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A CurtainUp Review
The Shape of Something Squashed
By Jacob Horn
Hermione (Monique Vukovic) is an aging actress whose excessive pride covers up her fears about her future in the theater. Her husband Sedge (Grant James Varjas) is trying to produce his latest play even while unsure of how to fix the flawed script. Mona (Talia Lugacy), the intern, is trying to avoid deportation after running out of money but is being taken advantage of (in about every way possible) by Hermione and Sedge. In key ways, each is utterly dependent on the others.
When the play's star is unable to attend a read through for prospective backers, the arrival of an older actor, Douglas (played by Noonan himself), brings every tension amongst the three to the fore, creating a sharp and sincere story about life in the theatre.
The Shape of Something Squashed resonates with a genuineness that might be informed by Noonan's experiences. Several moments register with such a sting that it's hard to believe there's not some autobiography integrated here, though Noonan doesn't explicitly indicate it.
Douglas is something of a has-been — he once wrote and starred in a musical about Friedrich Nietzsche and hasn't stopped talking about it since, and he jokes about how he's always getting cast as killers. In Hermione and Sedge's company, though, his accomplishments seem trivial, and he's less a has-been than a never-been. His attempts to earn their respect are somewhat successful, but this is fleeting, and he ends up vulnerable to disappointment and manipulation.
The other characters sometimes teeter between grounded and unbelievable. Mona's plight, especially, seems grimmer than anyone acknowledges. Sedge has promised her a green card, but in the meantime she is forced to dress up in period costume and cater to her temperamental benefactors.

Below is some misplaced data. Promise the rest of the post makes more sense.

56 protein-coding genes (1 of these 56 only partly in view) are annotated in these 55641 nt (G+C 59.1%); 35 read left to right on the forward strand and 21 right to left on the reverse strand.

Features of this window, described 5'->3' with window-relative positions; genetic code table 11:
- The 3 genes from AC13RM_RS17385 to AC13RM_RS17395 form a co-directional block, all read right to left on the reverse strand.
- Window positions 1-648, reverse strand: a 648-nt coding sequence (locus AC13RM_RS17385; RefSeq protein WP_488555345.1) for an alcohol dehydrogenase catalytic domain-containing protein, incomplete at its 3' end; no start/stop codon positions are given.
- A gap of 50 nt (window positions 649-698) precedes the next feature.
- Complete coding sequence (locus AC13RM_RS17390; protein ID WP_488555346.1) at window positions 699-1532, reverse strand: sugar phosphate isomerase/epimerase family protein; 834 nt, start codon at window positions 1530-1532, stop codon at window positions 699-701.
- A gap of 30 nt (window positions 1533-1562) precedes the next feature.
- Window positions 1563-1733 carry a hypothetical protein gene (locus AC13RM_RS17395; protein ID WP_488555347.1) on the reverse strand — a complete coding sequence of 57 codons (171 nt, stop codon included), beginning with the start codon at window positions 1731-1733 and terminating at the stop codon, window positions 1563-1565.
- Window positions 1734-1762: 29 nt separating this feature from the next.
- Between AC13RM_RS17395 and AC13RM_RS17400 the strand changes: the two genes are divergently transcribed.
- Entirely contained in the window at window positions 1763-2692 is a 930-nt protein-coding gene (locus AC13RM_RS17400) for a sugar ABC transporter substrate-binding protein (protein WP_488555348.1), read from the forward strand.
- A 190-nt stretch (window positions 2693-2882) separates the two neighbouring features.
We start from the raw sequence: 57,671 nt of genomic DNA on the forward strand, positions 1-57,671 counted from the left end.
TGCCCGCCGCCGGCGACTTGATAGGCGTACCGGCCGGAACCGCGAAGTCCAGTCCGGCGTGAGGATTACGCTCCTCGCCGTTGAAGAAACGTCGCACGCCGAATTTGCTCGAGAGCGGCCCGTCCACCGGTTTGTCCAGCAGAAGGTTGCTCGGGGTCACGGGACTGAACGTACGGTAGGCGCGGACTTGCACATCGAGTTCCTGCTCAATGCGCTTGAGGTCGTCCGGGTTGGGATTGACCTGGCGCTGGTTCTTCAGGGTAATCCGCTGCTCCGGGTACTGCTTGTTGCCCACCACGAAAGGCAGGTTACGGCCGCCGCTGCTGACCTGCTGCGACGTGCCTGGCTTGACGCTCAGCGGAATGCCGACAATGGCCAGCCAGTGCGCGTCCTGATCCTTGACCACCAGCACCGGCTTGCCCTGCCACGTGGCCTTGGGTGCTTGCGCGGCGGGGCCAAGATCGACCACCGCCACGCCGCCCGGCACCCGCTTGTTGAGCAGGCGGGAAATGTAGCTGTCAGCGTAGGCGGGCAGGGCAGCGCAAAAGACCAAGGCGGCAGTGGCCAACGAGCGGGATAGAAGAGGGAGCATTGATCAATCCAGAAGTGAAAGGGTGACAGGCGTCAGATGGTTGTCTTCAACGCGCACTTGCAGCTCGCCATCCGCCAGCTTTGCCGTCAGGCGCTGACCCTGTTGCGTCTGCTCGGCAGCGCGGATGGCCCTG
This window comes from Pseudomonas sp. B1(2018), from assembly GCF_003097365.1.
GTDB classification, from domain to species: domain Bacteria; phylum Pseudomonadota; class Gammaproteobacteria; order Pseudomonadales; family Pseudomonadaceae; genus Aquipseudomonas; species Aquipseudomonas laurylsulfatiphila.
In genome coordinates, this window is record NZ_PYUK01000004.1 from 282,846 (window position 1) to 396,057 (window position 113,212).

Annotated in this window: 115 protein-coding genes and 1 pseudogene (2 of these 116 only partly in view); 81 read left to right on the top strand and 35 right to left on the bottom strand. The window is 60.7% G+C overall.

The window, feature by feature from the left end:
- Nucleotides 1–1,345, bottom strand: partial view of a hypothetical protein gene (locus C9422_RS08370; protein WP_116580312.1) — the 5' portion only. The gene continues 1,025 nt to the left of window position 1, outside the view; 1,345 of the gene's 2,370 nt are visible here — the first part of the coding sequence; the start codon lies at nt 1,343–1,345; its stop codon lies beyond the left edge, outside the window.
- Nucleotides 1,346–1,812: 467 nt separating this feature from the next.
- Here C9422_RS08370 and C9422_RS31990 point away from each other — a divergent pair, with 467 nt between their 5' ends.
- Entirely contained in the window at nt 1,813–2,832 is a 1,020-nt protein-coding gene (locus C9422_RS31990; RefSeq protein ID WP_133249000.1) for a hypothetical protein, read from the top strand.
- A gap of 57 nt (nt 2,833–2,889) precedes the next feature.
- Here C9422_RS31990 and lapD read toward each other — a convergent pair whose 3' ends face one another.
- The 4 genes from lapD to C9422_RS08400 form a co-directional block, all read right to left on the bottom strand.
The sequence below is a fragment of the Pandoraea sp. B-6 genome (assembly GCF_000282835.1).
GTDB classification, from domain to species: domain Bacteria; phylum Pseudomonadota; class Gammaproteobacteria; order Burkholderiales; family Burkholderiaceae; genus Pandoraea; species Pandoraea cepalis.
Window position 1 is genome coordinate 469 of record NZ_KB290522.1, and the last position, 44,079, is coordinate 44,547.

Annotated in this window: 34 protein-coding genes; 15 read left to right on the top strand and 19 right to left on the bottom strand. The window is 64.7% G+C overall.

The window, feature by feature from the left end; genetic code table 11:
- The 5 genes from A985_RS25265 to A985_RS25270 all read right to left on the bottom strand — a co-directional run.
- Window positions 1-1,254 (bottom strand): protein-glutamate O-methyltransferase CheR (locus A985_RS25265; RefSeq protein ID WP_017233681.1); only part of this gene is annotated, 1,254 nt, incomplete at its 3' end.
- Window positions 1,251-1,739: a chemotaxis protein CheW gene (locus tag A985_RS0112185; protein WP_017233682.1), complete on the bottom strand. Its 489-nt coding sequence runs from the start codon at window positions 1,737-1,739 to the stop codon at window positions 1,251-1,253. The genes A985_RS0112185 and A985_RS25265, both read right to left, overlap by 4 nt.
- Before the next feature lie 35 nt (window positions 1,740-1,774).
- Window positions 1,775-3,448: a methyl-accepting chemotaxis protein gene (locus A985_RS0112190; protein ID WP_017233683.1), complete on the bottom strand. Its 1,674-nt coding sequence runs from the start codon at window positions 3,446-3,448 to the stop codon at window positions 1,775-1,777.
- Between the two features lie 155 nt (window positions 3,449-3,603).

Lugacy's moments of impassioned frustration are convincing and true to the character, but they are undercut by a baseless affection Mona feels for the couple (Stockholm Syndrome seems like a stretch). "I am not a sex slave, " she shouts one moment; seconds later, "I love them." When Sedge makes a comment about working on Law & Order you notice he's already living in an episode of SVU. This plot element eventually feels a bit like a loose thread, but ignoring it feels uncomfortable.
Vukovic and Varjas do an admirable job embodying the best and worst of their characters. That it feels so satisfying whenever we see Douglas or Mona call Hermione and Sedge on their BS indicates the actors' success at portraying unsavory characters, but at times they seem legitimately sympathetic. It's a tough balancing act, but the two manage to make it work.
The cast has good presence and dynamism, but the pacing of the play overall is a bit slow. The dialogue has a quick and snappy feel, but it isn't delivered as such. The pauses might be designed to create pregnant moments, but the product is more like empty space.
Noonan has employed this strategy before in his directing. CurtainUp's review of his 1998 Wang Dang observed that "characters speak while seemingly processing and absorbing what others are saying , while their own thoughts are still being processed," which felt realistic in that context. Here, though, it feels more disruptive.
Parts of The Shape of Something Squashed feel a bit unpolished and under-developed, but the core narrative is sound, with Noonan's Douglas grounding the surrounding mania. Despite his fascination with Nietzsche, Douglas is no übermensch, and his trials in the theater make for compelling drama.